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Any time I stack mast, I presume that each section will need to be guyed. Here's a somewhat hard to find piece of hardware that is useful in such situations, http://www.3starinc.com/adjustable_3...enna_mast.html
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Old 28-Jun-2014, 6:08 PM   #14
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Thanks for pointing that out. I just looked on the Rad Shack website and noticed they don't carry that item.

I'm using two 4 1/2 foot sections. Seems a little overkill to have two sets of guy wires for that. The mast will be 9 1/2 feet tall. The first foot will be in the eave mount, leaving 8 1/2 feet. I will put that ring 1 foot below the array at about the 7 1/2 foot mark. Seems adequate, no?
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Old 30-Jun-2014, 11:03 PM   #15
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I was thinking of 10' sections in my previous post. I would not expect to guy the lowest section.
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Old 2-Jul-2014, 4:25 AM   #16
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I just got the XG91 put together. It is awesome. But who wrote the instructions? There was a lot of trial and error.

Too late to get on the roof tonight.
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Old 3-Jul-2014, 6:54 AM   #17
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Since I still don't have my new mast I installed the XG91 on the existing fence rail just above the roof. It has been fun dialing in the new stations. Unamplified I now get 5 additional stations including KZJO, KONG and KING (NBC). Thanks for suggesting such a great antenna!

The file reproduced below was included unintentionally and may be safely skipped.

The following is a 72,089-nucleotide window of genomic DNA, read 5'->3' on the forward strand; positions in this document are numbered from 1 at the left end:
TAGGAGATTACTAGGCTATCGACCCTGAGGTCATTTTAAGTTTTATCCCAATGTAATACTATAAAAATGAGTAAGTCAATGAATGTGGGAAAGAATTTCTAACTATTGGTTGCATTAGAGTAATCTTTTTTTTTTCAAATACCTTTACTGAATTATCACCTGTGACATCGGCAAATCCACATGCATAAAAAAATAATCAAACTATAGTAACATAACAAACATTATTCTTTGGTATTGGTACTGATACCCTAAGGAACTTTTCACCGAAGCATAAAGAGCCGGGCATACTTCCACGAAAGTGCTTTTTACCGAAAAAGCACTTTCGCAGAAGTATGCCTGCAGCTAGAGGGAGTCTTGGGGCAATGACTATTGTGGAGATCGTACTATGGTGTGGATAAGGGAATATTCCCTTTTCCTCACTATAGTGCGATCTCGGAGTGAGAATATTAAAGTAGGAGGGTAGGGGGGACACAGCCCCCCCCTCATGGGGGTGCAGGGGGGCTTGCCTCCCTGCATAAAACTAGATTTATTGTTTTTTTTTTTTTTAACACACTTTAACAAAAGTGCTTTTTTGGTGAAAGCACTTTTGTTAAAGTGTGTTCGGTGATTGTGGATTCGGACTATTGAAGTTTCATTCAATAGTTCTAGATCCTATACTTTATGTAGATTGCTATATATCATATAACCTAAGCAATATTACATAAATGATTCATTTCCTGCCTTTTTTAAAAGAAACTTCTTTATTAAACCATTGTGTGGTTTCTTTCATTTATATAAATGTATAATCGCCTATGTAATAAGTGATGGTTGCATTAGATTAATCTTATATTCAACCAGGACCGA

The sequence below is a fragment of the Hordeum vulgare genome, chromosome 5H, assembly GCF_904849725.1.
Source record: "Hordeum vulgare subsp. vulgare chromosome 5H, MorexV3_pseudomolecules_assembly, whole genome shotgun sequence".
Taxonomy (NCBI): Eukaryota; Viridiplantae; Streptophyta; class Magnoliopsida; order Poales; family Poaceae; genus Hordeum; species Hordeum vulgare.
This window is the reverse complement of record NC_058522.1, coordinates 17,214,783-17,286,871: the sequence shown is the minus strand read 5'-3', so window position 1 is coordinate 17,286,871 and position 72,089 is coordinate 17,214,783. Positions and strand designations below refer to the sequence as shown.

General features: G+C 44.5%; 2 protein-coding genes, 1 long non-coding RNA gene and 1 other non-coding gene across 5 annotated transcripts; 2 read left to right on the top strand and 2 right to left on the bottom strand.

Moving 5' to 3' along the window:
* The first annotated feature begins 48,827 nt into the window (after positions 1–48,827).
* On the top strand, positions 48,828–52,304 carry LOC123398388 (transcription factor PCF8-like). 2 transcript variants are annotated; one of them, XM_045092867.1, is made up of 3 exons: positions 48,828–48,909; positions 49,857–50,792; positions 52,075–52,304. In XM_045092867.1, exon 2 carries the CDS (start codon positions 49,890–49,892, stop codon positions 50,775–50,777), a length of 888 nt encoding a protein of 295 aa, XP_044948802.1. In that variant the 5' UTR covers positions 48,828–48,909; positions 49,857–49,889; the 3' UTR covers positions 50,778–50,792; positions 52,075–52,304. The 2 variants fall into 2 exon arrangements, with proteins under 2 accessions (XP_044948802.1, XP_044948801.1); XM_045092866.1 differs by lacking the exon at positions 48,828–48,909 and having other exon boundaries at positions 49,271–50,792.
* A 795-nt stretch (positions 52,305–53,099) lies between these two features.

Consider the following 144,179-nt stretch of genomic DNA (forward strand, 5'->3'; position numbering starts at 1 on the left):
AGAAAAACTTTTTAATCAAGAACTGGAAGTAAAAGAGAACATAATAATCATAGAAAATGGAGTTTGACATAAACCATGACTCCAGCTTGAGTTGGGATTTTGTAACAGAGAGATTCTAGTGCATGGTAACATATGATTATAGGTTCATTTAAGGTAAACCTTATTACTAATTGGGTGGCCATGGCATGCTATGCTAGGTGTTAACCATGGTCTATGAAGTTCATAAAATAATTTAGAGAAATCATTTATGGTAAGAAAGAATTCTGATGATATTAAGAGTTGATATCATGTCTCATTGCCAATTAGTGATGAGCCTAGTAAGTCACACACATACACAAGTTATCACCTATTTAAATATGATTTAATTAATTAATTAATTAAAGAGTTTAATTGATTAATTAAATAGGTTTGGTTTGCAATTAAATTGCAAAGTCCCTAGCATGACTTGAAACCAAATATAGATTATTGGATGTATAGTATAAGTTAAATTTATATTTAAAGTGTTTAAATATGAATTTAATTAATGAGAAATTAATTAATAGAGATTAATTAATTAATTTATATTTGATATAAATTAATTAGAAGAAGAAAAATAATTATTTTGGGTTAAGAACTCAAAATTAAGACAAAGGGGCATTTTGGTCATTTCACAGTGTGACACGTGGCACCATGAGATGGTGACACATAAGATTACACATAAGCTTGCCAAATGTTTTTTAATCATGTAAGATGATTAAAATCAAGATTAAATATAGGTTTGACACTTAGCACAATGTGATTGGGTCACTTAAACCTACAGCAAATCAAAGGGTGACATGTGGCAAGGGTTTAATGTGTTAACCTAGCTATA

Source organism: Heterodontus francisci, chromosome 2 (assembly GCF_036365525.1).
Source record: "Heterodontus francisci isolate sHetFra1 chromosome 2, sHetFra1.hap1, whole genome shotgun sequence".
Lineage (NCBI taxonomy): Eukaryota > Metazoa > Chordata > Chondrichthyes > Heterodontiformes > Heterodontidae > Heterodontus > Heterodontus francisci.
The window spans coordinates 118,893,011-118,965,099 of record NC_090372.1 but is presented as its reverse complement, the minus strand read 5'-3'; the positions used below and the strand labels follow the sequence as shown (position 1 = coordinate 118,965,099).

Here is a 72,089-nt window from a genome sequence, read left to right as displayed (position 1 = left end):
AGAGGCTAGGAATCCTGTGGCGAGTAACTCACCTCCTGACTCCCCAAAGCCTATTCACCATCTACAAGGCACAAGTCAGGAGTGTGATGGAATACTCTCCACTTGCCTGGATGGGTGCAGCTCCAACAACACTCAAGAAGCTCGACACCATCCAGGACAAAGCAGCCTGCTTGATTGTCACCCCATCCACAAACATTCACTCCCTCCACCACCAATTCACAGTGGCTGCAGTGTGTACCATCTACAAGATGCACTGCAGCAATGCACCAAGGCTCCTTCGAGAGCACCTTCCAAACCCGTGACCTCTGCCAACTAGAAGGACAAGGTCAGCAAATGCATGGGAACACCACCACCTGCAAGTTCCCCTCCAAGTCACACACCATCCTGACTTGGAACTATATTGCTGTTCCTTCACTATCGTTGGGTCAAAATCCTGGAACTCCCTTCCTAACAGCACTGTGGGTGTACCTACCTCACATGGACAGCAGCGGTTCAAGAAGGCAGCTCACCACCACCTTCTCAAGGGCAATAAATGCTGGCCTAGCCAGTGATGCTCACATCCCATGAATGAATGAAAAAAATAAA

Plugging in the PCT line amp KIRO (CBS) shows up but unreliably. Perhaps an extra 8 feet elevation and tweaking the azimuth slightly will cure that.

The elevation according to my iPhone compass is 9 degrees, pointed just above some distant trees. I wonder if a slightly higher elevation would collect more signal?
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Old 3-Jul-2014, 12:11 PM   #18
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Given the strength of everything else above it, I would work my aim based on the KIRO and yes the elevation may very well help your situation.

Have to say KING KONG - what a marketing plan there.
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Old 3-Jul-2014, 4:41 PM   #19
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As long as you have the PCT amp in hand, experiment with it located close to the antenna. Amplifiers are only able to overcome the effects of loss in cable and splitters that are connected to the output of the amplifier. (No amplifier 'pulls' signal from the antenna or air. An amplifier can only 'push' signal down the line.)
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Old 3-Jul-2014, 6:05 PM   #20
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KING KONG call letters here have always been amusing.
KIRO (39) is THE final prize in this installation.
I suppose the PCT amp could be hung off the antenna tilt bracket since it is designed for outdoor use although it requires another piece of coax for supplying power - 50 feet in this case. I am hoping with the extra elevation I won't need it at all.

The XG91 is supplied with a dandy elevation-tilt clamp. I have it set now at 9 degrees, pointing just above some trees in the distance. I recall studying RF propagation called "scatter" and I think that is exactly what this antenna is trying to collect. Has anyone experimented with varying amounts of tilt? Would pointing it higher in the sky be better?

My late-model Vizio TV in the living room displays without stuttering video/audio but my 2007 Emerson (Funai Electric) in the bedroom stutters even with strong signals. That leads me to believe the OTA tuner is poor.